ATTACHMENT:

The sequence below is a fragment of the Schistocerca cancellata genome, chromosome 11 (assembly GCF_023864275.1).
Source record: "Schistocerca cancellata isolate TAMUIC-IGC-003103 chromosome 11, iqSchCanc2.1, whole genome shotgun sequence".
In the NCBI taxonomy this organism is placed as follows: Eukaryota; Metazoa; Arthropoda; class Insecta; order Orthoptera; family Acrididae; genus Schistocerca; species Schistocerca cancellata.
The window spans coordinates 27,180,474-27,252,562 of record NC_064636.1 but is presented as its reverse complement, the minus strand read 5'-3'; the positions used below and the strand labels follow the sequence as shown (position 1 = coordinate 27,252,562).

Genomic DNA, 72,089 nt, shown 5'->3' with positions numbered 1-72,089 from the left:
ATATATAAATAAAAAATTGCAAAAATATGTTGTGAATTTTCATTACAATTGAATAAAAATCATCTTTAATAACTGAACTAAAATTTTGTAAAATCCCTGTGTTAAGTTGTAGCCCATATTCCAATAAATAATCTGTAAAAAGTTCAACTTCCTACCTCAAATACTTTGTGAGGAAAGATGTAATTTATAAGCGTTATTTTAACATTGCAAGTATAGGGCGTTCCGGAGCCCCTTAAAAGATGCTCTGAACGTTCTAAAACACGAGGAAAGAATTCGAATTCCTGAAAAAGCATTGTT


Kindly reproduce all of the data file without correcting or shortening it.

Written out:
The sequence below is a fragment of the Schistocerca cancellata genome, chromosome 11 (assembly GCF_023864275.1).
Source record: "Schistocerca cancellata isolate TAMUIC-IGC-003103 chromosome 11, iqSchCanc2.1, whole genome shotgun sequence".
In the NCBI taxonomy this organism is placed as follows: Eukaryota; Metazoa; Arthropoda; class Insecta; order Orthoptera; family Acrididae; genus Schistocerca; species Schistocerca cancellata.
The window spans coordinates 27,180,474-27,252,562 of record NC_064636.1 but is presented as its reverse complement, the minus strand read 5'-3'; the positions used below and the strand labels follow the sequence as shown (position 1 = coordinate 27,252,562).

Genomic DNA, 72,089 nt, shown 5'->3' with positions numbered 1-72,089 from the left:
ATATATAAATAAAAAATTGCAAAAATATGTTGTGAATTTTCATTACAATTGAATAAAAATCATCTTTAATAACTGAACTAAAATTTTGTAAAATCCCTGTGTTAAGTTGTAGCCCATATTCCAATAAATAATCTGTAAAAAGTTCAACTTCCTACCTCAAATACTTTGTGAGGAAAGATGTAATTTATAAGCGTTATTTTAACATTGCAAGTATAGGGCGTTCCGGAGCCCCTTAAAAGATGCTCTGAACGTTCTAAAACACGAGGAAAGAATTCGAATTCCTGAAAAAGCATTGTT